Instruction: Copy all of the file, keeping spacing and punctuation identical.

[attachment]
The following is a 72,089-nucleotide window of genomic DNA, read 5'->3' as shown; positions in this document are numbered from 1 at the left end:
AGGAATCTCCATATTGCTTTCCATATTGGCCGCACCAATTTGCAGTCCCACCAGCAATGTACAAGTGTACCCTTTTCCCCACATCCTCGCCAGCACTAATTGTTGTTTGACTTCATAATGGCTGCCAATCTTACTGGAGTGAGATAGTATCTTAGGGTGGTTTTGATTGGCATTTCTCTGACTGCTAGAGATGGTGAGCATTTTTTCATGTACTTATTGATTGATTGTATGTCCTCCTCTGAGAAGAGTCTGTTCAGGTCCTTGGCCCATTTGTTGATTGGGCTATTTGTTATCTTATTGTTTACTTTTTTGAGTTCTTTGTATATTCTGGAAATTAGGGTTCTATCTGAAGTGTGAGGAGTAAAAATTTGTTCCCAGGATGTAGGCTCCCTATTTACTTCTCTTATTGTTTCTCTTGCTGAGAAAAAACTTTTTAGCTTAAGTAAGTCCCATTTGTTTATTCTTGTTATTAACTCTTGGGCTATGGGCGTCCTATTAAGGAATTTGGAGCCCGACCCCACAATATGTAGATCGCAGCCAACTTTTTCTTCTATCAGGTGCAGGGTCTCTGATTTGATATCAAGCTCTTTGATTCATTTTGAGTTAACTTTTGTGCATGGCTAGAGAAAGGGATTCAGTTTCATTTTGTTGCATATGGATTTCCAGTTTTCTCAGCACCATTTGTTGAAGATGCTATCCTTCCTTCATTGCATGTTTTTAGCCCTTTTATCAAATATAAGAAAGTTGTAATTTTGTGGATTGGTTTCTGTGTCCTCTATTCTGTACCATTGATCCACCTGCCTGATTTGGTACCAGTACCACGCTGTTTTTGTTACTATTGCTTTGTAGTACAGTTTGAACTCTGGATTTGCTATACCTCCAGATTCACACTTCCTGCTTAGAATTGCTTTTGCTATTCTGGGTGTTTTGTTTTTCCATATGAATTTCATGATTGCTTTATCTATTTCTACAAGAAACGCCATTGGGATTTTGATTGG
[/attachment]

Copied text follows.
The following is a 72,089-nucleotide window of genomic DNA, read 5'->3' as shown; positions in this document are numbered from 1 at the left end:
AGGAATCTCCATATTGCTTTCCATATTGGCCGCACCAATTTGCAGTCCCACCAGCAATGTACAAGTGTACCCTTTTCCCCACATCCTCGCCAGCACTAATTGTTGTTTGACTTCATAATGGCTGCCAATCTTACTGGAGTGAGATAGTATCTTAGGGTGGTTTTGATTGGCATTTCTCTGACTGCTAGAGATGGTGAGCATTTTTTCATGTACTTATTGATTGATTGTATGTCCTCCTCTGAGAAGAGTCTGTTCAGGTCCTTGGCCCATTTGTTGATTGGGCTATTTGTTATCTTATTGTTTACTTTTTTGAGTTCTTTGTATATTCTGGAAATTAGGGTTCTATCTGAAGTGTGAGGAGTAAAAATTTGTTCCCAGGATGTAGGCTCCCTATTTACTTCTCTTATTGTTTCTCTTGCTGAGAAAAAACTTTTTAGCTTAAGTAAGTCCCATTTGTTTATTCTTGTTATTAACTCTTGGGCTATGGGCGTCCTATTAAGGAATTTGGAGCCCGACCCCACAATATGTAGATCGCAGCCAACTTTTTCTTCTATCAGGTGCAGGGTCTCTGATTTGATATCAAGCTCTTTGATTCATTTTGAGTTAACTTTTGTGCATGGCTAGAGAAAGGGATTCAGTTTCATTTTGTTGCATATGGATTTCCAGTTTTCTCAGCACCATTTGTTGAAGATGCTATCCTTCCTTCATTGCATGTTTTTAGCCCTTTTATCAAATATAAGAAAGTTGTAATTTTGTGGATTGGTTTCTGTGTCCTCTATTCTGTACCATTGATCCACCTGCCTGATTTGGTACCAGTACCACGCTGTTTTTGTTACTATTGCTTTGTAGTACAGTTTGAACTCTGGATTTGCTATACCTCCAGATTCACACTTCCTGCTTAGAATTGCTTTTGCTATTCTGGGTGTTTTGTTTTTCCATATGAATTTCATGATTGCTTTATCTATTTCTACAAGAAACGCCATTGGGATTTTGATTGG